The photo above was a Command Photo taken of Lieutenant General Fuller taken while he was at Fort Hood Texas in the mid 80's


LTC Marvin D Fuller was an up and coming  leader when he assumed command  of the 2/12th Infantry from

LTC Aaron C. Atkins who trained the battalion early during its formation at Fort Lewis.





During a 2001 search for the  location of the 2/12's Totem Pole my wife, chris, was  able to contact Marvin D. Fuller and he graciously provided the following information on the symbolic tribute to the Historic Battalion. Along the way we learned of the outstanding leadership which our unit was blessed during our tour with 2/12

2/12 Headquarters, Dau Tieng, Vietnam, 1967

Lt. General (Ret) Marvin D. Fuller

704 Skyline Drive

Junction City, KS 66441-4053

Dear Mrs. Comeau,

You have found the right ex- Battalion Commander, but not the totem pole. Let me tell you the history of this, in the event that I have some background that you do not.

When a unit goes overseas its unit memorabilia is shipped to a storage site in Virginia. This includes trophies, photo albums and the like. The senior battalion of the regiment, i.e., the first Bn is responsible for gathering, packing and shipping. In this case, the 1st took off leaving everything in place. The Division staff asked that we in the 2nd Bn. take over. We did what was required. During informal conversations with my friends on the Division staff, I found myself maneuvered into a bet that I couldn't move the regimental totem pole to Vietnam. You know the rest of the story.  Incidentally, the totem pole belonged to the Regiment-it was given to them in Alaska during a maneuver back when regiments were the basic maneuver units in the 50's.

When we got to Vietnam we found a big mahogany tree we could cut lengthwise and restore the figures into the totem pole. We were given this tree by the local Buddhist monastery. The restoration and erection of the totem pole was serious business to the symbol oriented Vietnamese people and a group of local dignitaries attended our little rededication ceremony. At about that time I was promoted and moved to the 2nd Brigade of the 25th Division at Cuchi. I never saw the totem pole again.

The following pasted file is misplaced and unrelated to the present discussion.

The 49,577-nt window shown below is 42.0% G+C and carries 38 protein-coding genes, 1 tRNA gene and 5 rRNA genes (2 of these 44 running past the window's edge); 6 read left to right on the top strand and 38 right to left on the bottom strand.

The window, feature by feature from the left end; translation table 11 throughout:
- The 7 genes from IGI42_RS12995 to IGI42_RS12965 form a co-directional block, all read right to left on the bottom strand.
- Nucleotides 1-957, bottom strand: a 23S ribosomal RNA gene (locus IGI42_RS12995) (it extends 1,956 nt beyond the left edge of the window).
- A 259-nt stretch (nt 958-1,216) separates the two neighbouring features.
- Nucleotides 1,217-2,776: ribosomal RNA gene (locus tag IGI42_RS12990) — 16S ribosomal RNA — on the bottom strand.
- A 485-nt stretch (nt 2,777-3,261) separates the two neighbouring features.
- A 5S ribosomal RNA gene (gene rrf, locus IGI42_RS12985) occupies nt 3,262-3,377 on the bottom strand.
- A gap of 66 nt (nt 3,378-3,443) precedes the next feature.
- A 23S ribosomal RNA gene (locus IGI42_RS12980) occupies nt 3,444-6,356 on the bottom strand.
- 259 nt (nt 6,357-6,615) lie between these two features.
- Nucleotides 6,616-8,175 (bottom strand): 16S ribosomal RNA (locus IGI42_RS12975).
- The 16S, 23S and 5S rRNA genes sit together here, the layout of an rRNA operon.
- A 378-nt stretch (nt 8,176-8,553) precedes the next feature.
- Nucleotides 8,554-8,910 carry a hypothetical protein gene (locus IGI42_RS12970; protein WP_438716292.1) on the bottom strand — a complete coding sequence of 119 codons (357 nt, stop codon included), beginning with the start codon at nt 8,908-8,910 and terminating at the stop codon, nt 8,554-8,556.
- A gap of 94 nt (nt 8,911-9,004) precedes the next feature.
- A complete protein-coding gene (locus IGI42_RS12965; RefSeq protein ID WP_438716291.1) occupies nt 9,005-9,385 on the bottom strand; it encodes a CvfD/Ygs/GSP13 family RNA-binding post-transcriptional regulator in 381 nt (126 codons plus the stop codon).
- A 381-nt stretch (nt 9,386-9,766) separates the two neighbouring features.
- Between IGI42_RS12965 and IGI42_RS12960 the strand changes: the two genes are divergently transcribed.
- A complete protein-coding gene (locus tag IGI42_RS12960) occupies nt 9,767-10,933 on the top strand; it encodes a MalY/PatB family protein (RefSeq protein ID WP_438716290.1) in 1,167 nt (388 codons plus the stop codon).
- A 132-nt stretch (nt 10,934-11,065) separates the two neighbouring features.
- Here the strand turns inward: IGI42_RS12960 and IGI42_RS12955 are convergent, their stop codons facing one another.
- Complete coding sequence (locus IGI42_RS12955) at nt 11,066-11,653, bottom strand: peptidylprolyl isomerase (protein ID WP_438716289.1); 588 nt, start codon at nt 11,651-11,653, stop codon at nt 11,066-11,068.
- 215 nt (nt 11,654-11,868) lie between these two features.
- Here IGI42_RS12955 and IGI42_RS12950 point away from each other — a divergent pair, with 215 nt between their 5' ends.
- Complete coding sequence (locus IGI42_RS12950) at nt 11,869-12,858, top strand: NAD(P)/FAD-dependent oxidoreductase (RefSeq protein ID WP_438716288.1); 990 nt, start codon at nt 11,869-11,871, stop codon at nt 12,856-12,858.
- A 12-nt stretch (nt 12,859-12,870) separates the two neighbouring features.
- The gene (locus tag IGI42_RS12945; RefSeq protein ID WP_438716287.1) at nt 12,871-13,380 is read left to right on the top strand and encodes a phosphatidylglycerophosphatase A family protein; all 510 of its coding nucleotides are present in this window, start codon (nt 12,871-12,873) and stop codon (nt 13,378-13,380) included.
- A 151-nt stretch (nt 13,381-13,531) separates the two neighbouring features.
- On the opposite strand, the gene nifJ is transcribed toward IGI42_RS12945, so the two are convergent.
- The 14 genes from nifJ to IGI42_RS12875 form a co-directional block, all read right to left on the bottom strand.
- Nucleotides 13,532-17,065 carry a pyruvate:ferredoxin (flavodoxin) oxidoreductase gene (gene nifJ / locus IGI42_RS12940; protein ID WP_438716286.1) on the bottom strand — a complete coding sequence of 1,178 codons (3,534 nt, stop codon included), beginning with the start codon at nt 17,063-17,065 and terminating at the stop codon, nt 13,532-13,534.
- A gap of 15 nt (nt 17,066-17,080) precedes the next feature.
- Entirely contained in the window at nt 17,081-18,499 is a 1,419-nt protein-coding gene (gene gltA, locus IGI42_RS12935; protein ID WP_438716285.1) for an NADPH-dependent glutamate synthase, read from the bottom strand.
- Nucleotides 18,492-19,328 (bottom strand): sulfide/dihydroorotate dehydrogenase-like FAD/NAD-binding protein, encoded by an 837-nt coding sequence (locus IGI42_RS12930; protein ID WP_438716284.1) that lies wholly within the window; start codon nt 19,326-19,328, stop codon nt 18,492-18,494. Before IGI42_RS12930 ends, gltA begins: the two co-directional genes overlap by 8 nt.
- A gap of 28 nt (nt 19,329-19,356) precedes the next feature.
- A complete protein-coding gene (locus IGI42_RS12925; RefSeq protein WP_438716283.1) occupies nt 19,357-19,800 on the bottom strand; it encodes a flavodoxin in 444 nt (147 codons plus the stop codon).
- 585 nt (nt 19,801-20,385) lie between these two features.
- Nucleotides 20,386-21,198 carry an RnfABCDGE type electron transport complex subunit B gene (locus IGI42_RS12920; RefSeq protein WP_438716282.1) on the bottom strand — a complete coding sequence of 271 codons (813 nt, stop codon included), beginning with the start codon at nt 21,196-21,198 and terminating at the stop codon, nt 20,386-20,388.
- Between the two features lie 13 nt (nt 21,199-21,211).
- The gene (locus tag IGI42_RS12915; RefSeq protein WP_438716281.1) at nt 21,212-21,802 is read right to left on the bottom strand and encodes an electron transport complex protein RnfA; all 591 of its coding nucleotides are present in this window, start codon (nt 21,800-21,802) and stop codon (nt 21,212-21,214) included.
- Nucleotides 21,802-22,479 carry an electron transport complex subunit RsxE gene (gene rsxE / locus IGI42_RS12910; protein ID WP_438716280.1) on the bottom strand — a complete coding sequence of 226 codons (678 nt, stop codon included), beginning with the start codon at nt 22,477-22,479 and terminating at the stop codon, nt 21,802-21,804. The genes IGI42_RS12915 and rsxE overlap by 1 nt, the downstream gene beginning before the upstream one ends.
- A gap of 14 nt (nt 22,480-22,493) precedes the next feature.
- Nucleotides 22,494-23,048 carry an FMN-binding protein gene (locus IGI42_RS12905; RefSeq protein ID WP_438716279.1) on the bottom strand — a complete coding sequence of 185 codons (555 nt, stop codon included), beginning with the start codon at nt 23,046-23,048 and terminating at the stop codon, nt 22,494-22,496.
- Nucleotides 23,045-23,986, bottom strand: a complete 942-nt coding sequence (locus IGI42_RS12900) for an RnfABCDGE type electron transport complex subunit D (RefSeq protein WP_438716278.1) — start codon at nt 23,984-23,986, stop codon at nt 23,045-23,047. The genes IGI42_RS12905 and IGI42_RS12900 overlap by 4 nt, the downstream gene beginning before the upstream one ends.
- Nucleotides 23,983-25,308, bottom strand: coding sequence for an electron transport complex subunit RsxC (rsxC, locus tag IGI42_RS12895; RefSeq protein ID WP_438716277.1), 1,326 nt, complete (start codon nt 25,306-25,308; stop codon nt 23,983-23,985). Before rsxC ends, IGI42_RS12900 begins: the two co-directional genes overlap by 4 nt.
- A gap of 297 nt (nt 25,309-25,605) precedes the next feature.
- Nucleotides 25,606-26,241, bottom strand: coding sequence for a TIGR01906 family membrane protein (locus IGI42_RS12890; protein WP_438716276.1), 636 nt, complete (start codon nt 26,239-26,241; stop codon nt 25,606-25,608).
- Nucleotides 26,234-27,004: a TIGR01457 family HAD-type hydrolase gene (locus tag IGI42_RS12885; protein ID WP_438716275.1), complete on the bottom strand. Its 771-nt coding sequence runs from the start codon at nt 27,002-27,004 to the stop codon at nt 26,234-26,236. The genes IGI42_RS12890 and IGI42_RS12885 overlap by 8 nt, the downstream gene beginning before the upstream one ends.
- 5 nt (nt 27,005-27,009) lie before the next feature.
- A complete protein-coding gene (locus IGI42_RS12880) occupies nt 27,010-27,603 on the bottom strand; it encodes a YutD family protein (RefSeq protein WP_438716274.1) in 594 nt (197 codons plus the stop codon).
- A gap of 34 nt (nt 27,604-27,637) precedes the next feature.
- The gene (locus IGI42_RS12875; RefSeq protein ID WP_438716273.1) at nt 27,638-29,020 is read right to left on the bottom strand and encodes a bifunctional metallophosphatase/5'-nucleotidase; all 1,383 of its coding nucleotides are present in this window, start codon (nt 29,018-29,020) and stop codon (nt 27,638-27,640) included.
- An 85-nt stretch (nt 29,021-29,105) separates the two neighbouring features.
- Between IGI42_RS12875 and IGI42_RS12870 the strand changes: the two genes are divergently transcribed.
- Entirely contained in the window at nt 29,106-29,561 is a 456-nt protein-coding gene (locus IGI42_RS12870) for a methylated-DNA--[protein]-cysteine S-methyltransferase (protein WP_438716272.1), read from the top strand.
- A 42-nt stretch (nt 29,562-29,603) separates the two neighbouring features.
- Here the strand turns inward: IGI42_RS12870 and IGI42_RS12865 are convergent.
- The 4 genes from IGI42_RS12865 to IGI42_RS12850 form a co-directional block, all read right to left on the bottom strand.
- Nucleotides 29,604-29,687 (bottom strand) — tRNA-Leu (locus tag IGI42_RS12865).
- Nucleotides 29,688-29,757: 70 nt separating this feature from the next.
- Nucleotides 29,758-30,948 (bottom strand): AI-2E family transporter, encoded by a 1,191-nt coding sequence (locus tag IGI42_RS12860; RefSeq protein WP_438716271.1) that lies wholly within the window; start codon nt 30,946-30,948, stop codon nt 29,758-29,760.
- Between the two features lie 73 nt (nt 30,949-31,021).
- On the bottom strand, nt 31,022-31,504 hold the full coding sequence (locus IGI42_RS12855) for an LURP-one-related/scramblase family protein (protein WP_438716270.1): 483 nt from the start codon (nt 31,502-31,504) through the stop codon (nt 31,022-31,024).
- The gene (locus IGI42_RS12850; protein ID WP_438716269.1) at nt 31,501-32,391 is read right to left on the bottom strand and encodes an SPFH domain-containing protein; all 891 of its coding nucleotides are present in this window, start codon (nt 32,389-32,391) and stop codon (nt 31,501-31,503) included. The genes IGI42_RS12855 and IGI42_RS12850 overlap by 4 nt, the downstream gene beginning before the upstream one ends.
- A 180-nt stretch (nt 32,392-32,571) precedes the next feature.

After the war I saw a notice in a military oriented magazine,(probably Army) asking for any available information about the totem pole. My guess is that the nature of our withdrawal from Vietnam would have prevented the evacuation of the totem pole. Our headquarters were in a building to the Michelin Rubber Company. I'm sure they never came back. The nearby town was Dau Tieng. The Boa Dai temple was located there. They were a very eclectic "religion" (Victor Hugo was one of their saints) and might have taken the totem pole. There is also a possibility that the pole was banned by the communist and simply destroyed.

Sorry you have hit another dead end.

Sincerely,  Marvin D. Fuller  


John Concannon, A/2/12's Executive Officer during it's preparation for Combat Duty at Fort Lewis, recently wrote me of Marvin Fuller. John served as the Intelligence Officer (S2) for the Battalion and was very familiar with Marvin Fuller and his reputation. He writes:


Lt. Colonel Fuller was the Battalion Commander during our training at Fort Lewis Washington, before we deployed to Vietnam.  He was a big man, by that I mean he was very promotable, and highly regarded. He was destined to be the Brigade Commander of the 2nd Brigade of the 25th Division. That would have to come later as Marvin was determined to settle in the 2/12 in Vietnam before he accepted his promotion. All our Commanders tended to be solid and reliable, not flashy. They got missions done with us and they worked for us and with us.  They would be delighted, but not surprised with what Alpha Association has accomplished to date.

To this day I still remember his call sign. It was Bourbon Savage 6. I remember one night in particular that says a lot about Lt. Col. Fuller. I was in the Battalion TOC with him as a crisis developed when one of our ambush patrols, early in our tour, was lost as they settled down for the night. Their LT had forgotten his map. He was trying to circumvent the problem by

counting the pace and using his compass. Unfortunately, they later came under enemy fire. Col Fuller and I talked them through the night on the radio. We were eventually able to pin point their location and the actual lay out of the patrol on the ground; we fired artillery for them, and taught them how to adjust it. I debriefed them when they came in the next day. Fuller was calm and steady. When there were problems he didn't get loud and angry.

   Eventually he was promoted to Full Colonel and transferred to the 2nd Brigade of the 25th Brigade where he served as their Commander. Our loss was their gain."

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